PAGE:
Scripta Manent

If you studied Latin at high school or if your teachers had a passion for Latin proverbs, I’m sure you’ve heard “Verba volant, scripta manent” (literally “spoken words fly away, written words remain”) many times. If you think about it, you’ll realize it’s still true: just imagine the huge number of new written information that appears on Internet every day. Even if our society is mostly focused on visual communication, the written code still has a key function – as a teacher, I know this is so very true.

Besides the written code of communication, the one that everybody uses, there’s another way to write things down in a permanent way – tattoos. One may argue that tattos are not a means of communication, but I don’t agree with it. People get tattoos for many different reasons (because it’s trendy, because their friends have them and so on), but some reasons can be deeper than others, especially when they refer to the desire (or urgency, it depends) to express something – a state of mind, a memento, a special moment of life. Many people don’t realize a tattoo is meant to be on your skin forever, which – I think – is the most fascinating part of the process. Written documents can be destroyed, while a tattoo can’t be easily erased and for this reason it’s something which perfectly exemplifies the Latin proverb in question.

As an enthusiastic Instagram user, today I posted a picture of one of my tattoos – portraying a swallow; after the first picture, I decided to post pics of all my tattoos. That is the origin of this post, a chance to speak about something that is very important to me. In the picture above, you can see my third tattoo: I got it last year and I love it so much. The story behind it is quite peculiar: a friend of mine got it some months before and I totally fell in love with it, so I decided to get the same, with some minor differences. At the time I couldn’t image the bird theme was destined to become recurring in my tattoos.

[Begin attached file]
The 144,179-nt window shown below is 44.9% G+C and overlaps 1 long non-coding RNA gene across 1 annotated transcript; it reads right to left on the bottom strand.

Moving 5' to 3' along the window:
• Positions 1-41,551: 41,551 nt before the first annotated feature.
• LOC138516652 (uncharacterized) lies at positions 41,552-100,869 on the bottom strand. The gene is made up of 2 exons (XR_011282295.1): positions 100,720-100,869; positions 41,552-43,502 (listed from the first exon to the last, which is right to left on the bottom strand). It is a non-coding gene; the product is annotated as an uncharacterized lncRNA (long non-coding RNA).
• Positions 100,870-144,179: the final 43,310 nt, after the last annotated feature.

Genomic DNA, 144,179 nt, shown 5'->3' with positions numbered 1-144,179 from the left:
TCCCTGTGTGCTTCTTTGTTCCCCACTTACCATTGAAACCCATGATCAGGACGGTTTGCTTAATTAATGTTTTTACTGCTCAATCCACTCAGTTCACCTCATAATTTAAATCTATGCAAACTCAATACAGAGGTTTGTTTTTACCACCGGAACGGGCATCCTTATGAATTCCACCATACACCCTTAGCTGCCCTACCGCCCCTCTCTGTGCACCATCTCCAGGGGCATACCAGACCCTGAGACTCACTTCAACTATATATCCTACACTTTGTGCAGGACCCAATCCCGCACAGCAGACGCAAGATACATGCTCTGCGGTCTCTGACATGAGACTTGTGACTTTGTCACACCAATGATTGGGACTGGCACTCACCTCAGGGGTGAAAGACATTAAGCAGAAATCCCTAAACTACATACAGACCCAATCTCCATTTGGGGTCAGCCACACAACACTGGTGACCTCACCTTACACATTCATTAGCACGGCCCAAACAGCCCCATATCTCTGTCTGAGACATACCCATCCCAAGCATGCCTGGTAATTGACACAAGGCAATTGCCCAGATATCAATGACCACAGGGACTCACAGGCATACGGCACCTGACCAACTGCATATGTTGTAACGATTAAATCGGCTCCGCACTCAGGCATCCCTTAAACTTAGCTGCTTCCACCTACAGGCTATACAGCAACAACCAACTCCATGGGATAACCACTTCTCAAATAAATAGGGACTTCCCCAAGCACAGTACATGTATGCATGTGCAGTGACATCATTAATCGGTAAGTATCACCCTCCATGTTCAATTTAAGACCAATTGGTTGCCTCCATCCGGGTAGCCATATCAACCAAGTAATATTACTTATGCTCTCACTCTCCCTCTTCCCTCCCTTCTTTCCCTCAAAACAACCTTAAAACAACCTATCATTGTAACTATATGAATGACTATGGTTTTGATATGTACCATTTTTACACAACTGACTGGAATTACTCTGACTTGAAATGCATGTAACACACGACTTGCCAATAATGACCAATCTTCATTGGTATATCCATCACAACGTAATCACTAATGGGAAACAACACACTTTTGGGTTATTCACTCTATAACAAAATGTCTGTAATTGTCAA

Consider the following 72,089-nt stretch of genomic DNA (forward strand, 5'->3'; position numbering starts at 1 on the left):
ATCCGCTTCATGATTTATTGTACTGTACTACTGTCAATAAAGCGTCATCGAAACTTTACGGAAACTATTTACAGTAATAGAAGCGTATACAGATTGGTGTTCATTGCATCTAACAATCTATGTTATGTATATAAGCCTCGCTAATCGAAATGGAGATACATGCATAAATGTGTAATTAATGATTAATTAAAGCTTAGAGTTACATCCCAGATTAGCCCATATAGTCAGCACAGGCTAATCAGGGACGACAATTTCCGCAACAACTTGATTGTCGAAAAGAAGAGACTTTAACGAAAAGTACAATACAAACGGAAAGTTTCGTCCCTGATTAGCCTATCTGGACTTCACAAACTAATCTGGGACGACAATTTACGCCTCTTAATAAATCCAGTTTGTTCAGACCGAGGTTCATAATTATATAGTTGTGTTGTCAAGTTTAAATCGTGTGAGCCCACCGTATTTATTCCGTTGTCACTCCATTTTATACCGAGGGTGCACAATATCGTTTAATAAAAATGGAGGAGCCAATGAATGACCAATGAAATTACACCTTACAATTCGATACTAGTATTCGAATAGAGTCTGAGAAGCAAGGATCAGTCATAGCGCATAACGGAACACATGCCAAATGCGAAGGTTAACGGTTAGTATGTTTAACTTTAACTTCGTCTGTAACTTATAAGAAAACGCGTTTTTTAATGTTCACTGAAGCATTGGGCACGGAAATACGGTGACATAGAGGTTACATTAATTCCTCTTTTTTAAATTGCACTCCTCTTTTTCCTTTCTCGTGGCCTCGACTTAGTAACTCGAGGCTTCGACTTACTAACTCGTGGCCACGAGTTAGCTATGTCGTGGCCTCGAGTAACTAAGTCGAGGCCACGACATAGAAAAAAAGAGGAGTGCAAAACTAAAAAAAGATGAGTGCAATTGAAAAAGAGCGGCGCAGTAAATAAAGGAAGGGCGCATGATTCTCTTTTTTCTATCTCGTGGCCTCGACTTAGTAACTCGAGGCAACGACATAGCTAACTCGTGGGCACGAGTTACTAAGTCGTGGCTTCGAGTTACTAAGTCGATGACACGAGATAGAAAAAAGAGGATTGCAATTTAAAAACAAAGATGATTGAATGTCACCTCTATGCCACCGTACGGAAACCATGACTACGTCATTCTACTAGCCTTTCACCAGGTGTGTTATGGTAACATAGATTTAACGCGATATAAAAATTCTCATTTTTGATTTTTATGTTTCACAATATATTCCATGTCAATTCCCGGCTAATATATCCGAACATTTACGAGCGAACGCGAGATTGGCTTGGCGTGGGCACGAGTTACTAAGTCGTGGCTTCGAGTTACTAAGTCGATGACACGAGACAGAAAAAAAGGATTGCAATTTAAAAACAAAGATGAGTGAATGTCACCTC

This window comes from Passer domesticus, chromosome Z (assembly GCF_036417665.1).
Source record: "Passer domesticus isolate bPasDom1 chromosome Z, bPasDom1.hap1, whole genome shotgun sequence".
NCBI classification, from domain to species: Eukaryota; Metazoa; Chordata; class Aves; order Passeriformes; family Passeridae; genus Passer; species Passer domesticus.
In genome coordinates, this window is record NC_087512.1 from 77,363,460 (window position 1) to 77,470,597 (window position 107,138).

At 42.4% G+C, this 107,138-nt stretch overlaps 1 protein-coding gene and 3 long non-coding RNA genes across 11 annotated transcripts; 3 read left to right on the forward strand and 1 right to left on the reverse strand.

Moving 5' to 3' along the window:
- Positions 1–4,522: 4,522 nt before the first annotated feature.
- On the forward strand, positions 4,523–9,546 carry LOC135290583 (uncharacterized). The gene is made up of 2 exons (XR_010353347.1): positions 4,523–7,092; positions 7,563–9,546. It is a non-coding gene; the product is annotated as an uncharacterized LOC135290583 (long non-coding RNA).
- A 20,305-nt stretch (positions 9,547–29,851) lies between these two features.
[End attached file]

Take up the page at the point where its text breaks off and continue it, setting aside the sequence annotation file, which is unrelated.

In the first picture, you can also see a tattoo on my left arm, depicting a swallow holding a chain with pendant on her beak. The locket has a B (the initial of my daughter’s name) in it. All my tattoos were done by a local tattoo artist: I love his style, but this time I think he surpassed himself – just think that even my sister and my mother (who don’t approve of my passion [1]) have been impressed by this one. I’m not fan of a specific tattoo style, but I love the fact that he came up with an old-school swallow.

I’ve always loved tattoos, but I got my first one only in 2006, when I was 32: it took me many years to figure out the reasons why I wanted one. Looking for the subject, deciding its position and raising the money for it was a long process, but I finally came up with  this. The quote “Fear is the mind-killer” is taken from the Bene Gesserit litany, one of the most symbolical parts of Dune, the visionary science-fiction novel by Frank Herbert. Dune is one of my favourite novels, but the litany in question has a meaning that goes beyond the simple literary appreciation: for a hypochondriac like me, it represents a way of life that eventually leads to peace of mind and (mental) health. I’d like to get another line of the same litany tattooed on my right leg, but probably I’ll opt for another (meaningful to me) quote about fear.

Last but not least, here is my fourth tattoo. I got it in 2009 and I think it’s the only one which doesn’t have a special meaning. This is a purely decorative tattoo: I like it because it’s perfect in its graphic simplicity. In this case, my source of inspiration was Stefano Pilati, the former YSL creative director, who has the same tattoo on the back of the neck.

When I got my first one, I had no idea I had just kicked off an obsession. It may sound banal but it’s true what they say about tattoos: after getting one, you’re already looking forward to getting another. Unfortunately, I’ve been able to get only one a year (they’re quite expensive), but if I could, I would get many more. At the moment I’m planning the quote tattoo on the right leg and another bird tattoo on my arm (I haven’t decided which arm yet). I’ve recently started to think about a quote tattoo on my chest, but that’s a very peculiar spot: I don’t want to get it done and then regret it. In any case, I don’t think I’ll stop thinking about new subjects (and eventually get them done) any time soon.

I know the decision of getting a tattoo done is totally subjective, but would you like to share your own experiences in the comments? I’d love to read them!

[1] My husband is not a tattoo lover either, but he has never complained about my tattoos. His favourite is the swallow with locket. On the other hand, B is just in love with them: she knows two are about her (and mother-daughter relation) and she’s very proud of it.



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